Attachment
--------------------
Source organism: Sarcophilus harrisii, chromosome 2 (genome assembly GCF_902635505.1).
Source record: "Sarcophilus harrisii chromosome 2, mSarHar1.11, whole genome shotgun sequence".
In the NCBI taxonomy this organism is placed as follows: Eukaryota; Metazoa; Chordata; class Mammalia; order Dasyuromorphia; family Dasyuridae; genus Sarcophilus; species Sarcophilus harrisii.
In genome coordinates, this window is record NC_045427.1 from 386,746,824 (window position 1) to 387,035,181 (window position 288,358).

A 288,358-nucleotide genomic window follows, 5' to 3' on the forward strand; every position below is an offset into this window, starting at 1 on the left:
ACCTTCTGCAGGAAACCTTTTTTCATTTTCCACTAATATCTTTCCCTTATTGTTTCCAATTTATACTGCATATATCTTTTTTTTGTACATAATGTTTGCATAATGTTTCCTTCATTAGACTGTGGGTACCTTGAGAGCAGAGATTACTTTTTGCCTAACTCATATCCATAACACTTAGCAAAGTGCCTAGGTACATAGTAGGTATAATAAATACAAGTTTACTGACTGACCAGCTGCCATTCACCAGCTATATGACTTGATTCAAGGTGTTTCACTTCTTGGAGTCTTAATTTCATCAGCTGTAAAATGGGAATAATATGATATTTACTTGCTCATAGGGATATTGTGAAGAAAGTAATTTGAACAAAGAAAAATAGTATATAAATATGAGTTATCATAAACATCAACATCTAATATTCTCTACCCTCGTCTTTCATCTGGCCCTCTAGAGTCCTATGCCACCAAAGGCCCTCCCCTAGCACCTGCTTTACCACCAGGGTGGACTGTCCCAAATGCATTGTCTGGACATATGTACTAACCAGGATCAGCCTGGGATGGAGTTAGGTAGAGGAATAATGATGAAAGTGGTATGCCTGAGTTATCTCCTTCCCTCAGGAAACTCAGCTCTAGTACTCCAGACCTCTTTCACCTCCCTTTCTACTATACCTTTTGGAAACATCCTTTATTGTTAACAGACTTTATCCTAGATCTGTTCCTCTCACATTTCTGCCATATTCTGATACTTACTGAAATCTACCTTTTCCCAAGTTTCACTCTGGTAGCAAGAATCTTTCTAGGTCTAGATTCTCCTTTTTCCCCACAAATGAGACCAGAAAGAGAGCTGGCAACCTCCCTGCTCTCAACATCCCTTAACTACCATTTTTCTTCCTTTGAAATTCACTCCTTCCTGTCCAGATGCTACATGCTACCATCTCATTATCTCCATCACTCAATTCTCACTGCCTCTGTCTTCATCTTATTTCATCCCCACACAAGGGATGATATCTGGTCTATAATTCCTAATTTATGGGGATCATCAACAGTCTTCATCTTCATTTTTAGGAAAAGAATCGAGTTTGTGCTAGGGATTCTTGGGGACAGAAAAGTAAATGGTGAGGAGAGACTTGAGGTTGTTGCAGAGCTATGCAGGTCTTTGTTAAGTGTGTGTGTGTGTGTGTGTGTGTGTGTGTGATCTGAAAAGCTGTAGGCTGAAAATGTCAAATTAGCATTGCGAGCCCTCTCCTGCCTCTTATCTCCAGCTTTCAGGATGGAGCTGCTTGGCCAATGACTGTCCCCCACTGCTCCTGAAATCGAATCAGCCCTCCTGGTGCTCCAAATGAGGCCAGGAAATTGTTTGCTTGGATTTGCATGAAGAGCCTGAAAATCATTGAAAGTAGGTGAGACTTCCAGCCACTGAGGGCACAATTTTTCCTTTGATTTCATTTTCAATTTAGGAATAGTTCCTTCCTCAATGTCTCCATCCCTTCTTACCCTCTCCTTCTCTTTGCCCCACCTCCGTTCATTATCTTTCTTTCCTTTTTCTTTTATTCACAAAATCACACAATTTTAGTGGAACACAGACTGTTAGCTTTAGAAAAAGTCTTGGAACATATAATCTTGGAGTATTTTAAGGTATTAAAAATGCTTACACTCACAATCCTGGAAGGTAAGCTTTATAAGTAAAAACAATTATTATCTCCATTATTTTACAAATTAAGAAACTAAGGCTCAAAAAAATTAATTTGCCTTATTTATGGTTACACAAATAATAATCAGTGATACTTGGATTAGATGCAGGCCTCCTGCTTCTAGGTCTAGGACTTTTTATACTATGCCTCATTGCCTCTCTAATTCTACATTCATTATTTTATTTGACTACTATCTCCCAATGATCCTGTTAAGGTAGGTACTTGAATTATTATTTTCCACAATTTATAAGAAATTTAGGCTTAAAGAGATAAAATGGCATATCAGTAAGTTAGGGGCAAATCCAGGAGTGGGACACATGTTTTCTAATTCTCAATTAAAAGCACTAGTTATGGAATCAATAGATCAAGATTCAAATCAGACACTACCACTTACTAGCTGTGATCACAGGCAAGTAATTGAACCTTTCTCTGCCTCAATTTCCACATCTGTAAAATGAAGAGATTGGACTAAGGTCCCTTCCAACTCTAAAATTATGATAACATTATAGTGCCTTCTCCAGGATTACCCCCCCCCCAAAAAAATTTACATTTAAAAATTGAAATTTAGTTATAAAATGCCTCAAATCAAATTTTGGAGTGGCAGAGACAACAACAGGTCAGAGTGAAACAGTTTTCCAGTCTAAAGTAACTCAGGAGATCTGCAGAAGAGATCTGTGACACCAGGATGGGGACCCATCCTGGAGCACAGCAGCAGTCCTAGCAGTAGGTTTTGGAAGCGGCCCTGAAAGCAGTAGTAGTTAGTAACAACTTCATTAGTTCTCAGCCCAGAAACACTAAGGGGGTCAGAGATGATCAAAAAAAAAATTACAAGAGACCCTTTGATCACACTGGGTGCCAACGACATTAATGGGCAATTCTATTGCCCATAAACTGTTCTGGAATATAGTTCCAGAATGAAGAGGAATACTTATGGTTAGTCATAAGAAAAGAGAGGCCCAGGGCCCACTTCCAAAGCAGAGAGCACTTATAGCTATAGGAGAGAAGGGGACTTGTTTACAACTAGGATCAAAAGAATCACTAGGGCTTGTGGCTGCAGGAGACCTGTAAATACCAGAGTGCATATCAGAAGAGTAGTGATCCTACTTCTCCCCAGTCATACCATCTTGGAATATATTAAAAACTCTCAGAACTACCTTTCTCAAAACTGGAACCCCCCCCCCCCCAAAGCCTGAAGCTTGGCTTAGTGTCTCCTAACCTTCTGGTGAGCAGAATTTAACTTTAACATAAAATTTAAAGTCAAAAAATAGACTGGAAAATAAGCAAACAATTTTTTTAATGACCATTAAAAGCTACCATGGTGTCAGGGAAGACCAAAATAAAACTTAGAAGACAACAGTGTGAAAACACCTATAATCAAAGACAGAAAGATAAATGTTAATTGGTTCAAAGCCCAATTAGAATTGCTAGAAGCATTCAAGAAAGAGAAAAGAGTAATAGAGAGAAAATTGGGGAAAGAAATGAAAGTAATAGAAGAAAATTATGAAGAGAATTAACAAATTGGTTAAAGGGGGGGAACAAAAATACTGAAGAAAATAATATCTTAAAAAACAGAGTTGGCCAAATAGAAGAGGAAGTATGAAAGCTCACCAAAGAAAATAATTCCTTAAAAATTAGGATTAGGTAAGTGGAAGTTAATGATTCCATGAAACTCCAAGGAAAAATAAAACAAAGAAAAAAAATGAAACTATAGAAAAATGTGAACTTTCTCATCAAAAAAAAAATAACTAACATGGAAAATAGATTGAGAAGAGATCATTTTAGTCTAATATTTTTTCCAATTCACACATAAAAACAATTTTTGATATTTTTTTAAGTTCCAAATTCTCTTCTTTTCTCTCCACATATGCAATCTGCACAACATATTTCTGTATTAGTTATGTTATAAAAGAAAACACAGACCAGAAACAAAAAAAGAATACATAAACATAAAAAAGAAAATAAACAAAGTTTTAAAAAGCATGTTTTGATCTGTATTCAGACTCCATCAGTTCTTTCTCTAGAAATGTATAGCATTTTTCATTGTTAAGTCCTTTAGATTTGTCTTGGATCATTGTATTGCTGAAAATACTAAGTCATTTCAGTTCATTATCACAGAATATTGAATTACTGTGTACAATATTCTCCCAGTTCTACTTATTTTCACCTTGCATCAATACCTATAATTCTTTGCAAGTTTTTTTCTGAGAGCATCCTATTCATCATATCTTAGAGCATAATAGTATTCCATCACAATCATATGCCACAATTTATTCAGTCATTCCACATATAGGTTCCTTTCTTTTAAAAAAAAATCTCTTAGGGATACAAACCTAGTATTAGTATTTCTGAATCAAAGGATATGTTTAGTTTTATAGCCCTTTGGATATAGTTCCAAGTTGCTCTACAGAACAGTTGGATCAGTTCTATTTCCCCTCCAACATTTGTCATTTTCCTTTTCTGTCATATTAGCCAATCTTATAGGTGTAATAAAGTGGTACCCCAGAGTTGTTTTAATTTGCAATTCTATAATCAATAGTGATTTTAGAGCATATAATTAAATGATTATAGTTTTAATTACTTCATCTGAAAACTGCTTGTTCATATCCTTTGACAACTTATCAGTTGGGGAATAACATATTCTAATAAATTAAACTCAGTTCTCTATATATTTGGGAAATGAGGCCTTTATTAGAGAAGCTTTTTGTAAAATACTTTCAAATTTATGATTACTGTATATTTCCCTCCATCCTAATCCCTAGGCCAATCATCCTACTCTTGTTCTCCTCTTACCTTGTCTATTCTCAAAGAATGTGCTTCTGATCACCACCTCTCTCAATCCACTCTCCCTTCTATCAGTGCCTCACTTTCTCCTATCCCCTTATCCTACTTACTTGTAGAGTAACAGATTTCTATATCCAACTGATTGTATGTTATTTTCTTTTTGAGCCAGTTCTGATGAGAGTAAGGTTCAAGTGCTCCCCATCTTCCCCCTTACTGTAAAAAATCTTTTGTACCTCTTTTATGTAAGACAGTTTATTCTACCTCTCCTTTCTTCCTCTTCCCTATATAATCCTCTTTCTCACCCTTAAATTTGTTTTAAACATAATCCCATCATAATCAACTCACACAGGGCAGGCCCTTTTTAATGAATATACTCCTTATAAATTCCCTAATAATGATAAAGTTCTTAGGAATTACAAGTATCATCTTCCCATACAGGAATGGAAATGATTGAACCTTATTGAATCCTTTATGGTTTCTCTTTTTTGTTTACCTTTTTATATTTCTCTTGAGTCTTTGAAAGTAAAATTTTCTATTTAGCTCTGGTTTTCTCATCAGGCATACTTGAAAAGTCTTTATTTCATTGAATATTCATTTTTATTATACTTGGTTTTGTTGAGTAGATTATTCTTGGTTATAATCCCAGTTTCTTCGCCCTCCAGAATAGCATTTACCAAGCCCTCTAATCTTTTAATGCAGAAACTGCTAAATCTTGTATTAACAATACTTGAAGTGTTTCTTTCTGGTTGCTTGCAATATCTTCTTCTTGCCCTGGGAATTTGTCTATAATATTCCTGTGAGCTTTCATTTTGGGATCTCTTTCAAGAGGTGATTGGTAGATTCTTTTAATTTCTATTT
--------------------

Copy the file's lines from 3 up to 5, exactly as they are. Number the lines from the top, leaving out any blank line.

In the NCBI taxonomy this organism is placed as follows: Eukaryota; Metazoa; Chordata; class Mammalia; order Dasyuromorphia; family Dasyuridae; genus Sarcophilus; species Sarcophilus harrisii.
In genome coordinates, this window is record NC_045427.1 from 386,746,824 (window position 1) to 387,035,181 (window position 288,358).

A 288,358-nucleotide genomic window follows, 5' to 3' on the forward strand; every position below is an offset into this window, starting at 1 on the left: